FDA Oncologic Drugs Advisory Committee Votes in Favor of Daiichi Sankyo's Pexidartinib for the Treatment of Select Patients with TGCT, a Rare, Debilitating Tumor

-- If approved by the FDA, pexidartinib would be the first and only approved therapy for tenosynovial giant cell tumor (TGCT), which is associated with severe morbidity or functional limitations, and not amenable to improvement with surgery

-- TGCT, also referred to as pigmented villonodular synovitis (PVNS) or giant cell tumor of the tendon sheath (GCT-TS), can be locally aggressive and debilitating, and for some patients, surgery is not an option

-- Pexidartinib is among the seven new molecular entities that Daiichi Sankyo is committed to delivering from its oncology pipeline by 2025

TOKYO, Japan and BASKING RIDGE, NJ, USA I May 14, 2019 I Daiichi Sankyo Company, Limited (hereafter, Daiichi Sankyo) today announced that the U.S. Food and Drug Administration (FDA) Oncologic Drugs Advisory Committee (ODAC) voted (Vote: 12 yes, 3 no, zero abstained) that the demonstrated benefit of pexidartinib outweighs the risks in the treatment of adult patients with symptomatic TGCT, which is associated with severe morbidity or functional limitations, and which is not amenable to improvement with surgery. 

"Today's vote in favor of pexidartinib marks a significant step toward delivering the first approved systemic therapy for select TGCT patients whose disease is not amenable to improvement with surgery," said Antoine Yver, MD, MSc, Executive Vice President and Global Head, Oncology Research and Development, Daiichi Sankyo. "Some people living with TGCT experience debilitating symptoms and need innovative treatment options. We believe that pexidartinib has the potential to help address this need by offering carefully selected TGCT patients an important treatment advancement, and we look forward to working with the FDA as it completes its review of our application."

The New Drug Application (NDA) for pexidartinib is currently under Priority Review in the U.S., and the FDA is expected to decide whether to approve the application by the PDUFA date of August 3, 2019. The FDA will consider today's vote as it reviews the NDA, although it is not obligated to follow the Committee's recommendation. The NDA submission is based on the results of the pivotal phase 3 ENLIVEN study of oral pexidartinib, the first placebo-controlled study of a systemic investigational therapy in patients with TGCT. 

The ENLIVEN study met its primary endpoint of tumor response rate by RECIST, which was 39 percent in pexidartinib-treated patients and zero percent for placebo-treated patients at week 25 (p <0.0001). In the ENLIVEN study, hepatic toxicities were more frequent with pexidartinib versus placebo (aspartate aminotransferase [AST] or alanine aminotransferase [ALT] ≥3X the upper limit of normal [ULN]: 33 percent, total bilirubin ≥2X ULN: 5 percent, N=61). In the randomized Part 1 of the study, eight (13%) patients discontinued pexidartinib due to adverse events (AEs); one discontinuation was due to hypertension and seven were due to liver-related AEs occurring within the first two months of treatment. Of the liver-related AEs, three were serious nonfatal AEs with increased bilirubin, one lasting ~7 months. In non-TGCT development studies using pexidartinib, two severe liver toxicity cases (one required liver transplant, one was associated with death) were observed.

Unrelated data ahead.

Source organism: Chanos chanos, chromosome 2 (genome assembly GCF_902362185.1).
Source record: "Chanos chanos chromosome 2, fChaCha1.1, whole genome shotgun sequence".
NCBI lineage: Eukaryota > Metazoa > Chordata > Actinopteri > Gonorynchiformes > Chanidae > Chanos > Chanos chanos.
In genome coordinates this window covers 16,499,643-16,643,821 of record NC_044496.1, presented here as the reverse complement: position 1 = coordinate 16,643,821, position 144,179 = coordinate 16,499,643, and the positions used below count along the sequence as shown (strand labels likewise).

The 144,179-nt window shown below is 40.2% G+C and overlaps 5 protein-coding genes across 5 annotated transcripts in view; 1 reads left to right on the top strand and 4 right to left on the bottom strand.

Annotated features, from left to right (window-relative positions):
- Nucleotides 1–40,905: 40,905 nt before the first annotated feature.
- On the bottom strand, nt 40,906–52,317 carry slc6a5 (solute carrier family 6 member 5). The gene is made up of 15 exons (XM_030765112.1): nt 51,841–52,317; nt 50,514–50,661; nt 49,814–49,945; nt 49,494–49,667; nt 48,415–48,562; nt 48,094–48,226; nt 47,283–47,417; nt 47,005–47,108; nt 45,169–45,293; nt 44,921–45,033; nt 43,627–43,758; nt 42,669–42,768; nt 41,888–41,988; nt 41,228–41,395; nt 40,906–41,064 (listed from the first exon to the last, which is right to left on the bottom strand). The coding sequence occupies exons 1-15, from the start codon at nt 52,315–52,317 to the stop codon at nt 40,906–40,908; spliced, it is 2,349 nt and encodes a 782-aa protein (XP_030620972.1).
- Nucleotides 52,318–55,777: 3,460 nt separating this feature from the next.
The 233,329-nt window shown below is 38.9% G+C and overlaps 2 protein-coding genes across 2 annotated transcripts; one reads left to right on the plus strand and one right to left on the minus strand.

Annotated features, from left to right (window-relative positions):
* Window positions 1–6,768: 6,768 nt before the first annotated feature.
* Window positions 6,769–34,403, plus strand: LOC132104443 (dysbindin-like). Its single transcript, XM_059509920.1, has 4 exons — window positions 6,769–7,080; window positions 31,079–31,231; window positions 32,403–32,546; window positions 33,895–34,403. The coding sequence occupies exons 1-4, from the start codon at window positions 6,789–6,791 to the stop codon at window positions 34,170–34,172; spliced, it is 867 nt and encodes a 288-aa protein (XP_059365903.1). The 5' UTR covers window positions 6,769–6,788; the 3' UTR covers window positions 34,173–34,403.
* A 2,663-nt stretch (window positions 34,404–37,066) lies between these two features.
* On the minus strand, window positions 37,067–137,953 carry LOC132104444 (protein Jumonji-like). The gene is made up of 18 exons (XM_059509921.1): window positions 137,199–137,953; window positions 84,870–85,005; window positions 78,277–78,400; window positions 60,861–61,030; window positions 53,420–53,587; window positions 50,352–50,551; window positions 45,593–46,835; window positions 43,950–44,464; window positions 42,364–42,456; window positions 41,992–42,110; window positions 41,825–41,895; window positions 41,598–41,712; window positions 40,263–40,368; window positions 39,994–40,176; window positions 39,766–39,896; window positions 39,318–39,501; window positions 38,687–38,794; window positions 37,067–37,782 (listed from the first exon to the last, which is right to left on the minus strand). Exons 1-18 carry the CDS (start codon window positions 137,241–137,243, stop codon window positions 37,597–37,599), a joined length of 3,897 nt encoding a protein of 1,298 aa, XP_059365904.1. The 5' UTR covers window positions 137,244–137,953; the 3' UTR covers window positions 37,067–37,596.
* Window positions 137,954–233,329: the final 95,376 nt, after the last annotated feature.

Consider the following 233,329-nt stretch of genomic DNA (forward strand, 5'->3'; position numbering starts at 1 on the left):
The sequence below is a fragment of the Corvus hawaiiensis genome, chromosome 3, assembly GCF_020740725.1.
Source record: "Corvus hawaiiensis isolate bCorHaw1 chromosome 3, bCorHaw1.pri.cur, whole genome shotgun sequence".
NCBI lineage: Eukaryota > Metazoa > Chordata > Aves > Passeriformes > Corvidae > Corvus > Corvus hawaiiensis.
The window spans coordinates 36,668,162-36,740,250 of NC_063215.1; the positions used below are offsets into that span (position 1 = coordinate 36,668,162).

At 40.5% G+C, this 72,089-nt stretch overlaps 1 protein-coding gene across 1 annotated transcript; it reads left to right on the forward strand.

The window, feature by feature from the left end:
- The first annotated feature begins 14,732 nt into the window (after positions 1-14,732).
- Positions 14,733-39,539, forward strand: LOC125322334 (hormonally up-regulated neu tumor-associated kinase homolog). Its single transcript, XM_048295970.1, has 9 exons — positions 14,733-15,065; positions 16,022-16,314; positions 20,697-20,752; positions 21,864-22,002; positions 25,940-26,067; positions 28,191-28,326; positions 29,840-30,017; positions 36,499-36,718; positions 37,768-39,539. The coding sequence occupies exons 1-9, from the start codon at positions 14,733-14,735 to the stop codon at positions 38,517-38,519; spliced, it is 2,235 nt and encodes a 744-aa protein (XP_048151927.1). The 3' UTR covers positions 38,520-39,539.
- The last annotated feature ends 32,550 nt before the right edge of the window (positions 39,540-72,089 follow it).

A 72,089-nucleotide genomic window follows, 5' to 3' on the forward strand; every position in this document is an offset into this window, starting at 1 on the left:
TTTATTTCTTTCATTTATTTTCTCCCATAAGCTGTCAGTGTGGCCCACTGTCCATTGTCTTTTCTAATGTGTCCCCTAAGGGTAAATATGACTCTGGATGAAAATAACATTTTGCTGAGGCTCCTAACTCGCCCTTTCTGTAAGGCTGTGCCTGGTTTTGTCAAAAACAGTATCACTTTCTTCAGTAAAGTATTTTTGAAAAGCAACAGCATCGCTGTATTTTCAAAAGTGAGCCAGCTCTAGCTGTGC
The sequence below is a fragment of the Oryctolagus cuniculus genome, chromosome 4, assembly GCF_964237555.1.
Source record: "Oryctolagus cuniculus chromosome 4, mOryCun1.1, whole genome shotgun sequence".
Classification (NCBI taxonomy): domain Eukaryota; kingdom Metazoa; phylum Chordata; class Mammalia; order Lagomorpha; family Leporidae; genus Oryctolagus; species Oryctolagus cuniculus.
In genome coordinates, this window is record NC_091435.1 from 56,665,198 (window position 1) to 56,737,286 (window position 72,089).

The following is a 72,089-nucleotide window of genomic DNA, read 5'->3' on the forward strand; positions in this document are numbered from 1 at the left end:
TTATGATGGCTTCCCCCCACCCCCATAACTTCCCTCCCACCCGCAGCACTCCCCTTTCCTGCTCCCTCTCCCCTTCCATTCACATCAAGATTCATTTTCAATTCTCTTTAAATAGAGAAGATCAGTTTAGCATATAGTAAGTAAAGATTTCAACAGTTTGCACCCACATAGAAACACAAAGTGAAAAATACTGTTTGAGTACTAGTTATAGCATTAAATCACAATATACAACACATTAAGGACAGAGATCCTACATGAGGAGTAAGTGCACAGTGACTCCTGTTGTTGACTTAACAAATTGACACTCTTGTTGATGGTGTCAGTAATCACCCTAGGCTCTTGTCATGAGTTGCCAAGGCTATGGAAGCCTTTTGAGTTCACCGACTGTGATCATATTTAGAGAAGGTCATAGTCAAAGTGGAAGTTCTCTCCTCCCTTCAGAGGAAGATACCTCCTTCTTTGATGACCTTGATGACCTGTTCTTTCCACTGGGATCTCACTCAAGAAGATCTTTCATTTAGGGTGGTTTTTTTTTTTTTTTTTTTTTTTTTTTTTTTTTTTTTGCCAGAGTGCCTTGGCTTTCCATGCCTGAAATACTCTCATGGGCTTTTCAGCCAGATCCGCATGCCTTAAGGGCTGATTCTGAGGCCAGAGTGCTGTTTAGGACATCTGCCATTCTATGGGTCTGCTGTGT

About TGCT (PVNS/GCT-TS) 
Tenosynovial giant cell tumor (TGCT), also referred to as pigmented villonodular synovitis (PVNS) or giant cell tumor of the tendon sheath (GCT-TS), is a rare, non-malignant tumor that can be locally aggressive. TGCT affects the synovium-lined joints, bursae, and tendon sheaths, resulting in swelling, pain, stiffness and reduced mobility in the affected joint or limb.1,2,3

While the exact incidence of TGCT is not known, it is estimated that the incidence of TGCT is 11 to 50 cases per million person-years, based on studies from three countries.4,5,6 TGCT is subcategorized into two types: localized, which is more common and accounts for 90 percent of cases, and diffuse, which accounts for 10 percent of cases.5,6 The current standard of care for TGCT is surgical resection.1,2 However, in patients with a recurrent, difficult to treat, or diffuse form where the tumor can wrap around bone, tendons, ligaments and other parts of the joint, it is more difficult to remove or might not be amenable to improvement with surgery due to the risk of morbidity and potential recurrence. Additional surgeries for more severe cases can lead to significant joint damage, debilitating functional impairments, and reduced quality of life and amputation may be considered.7,8,9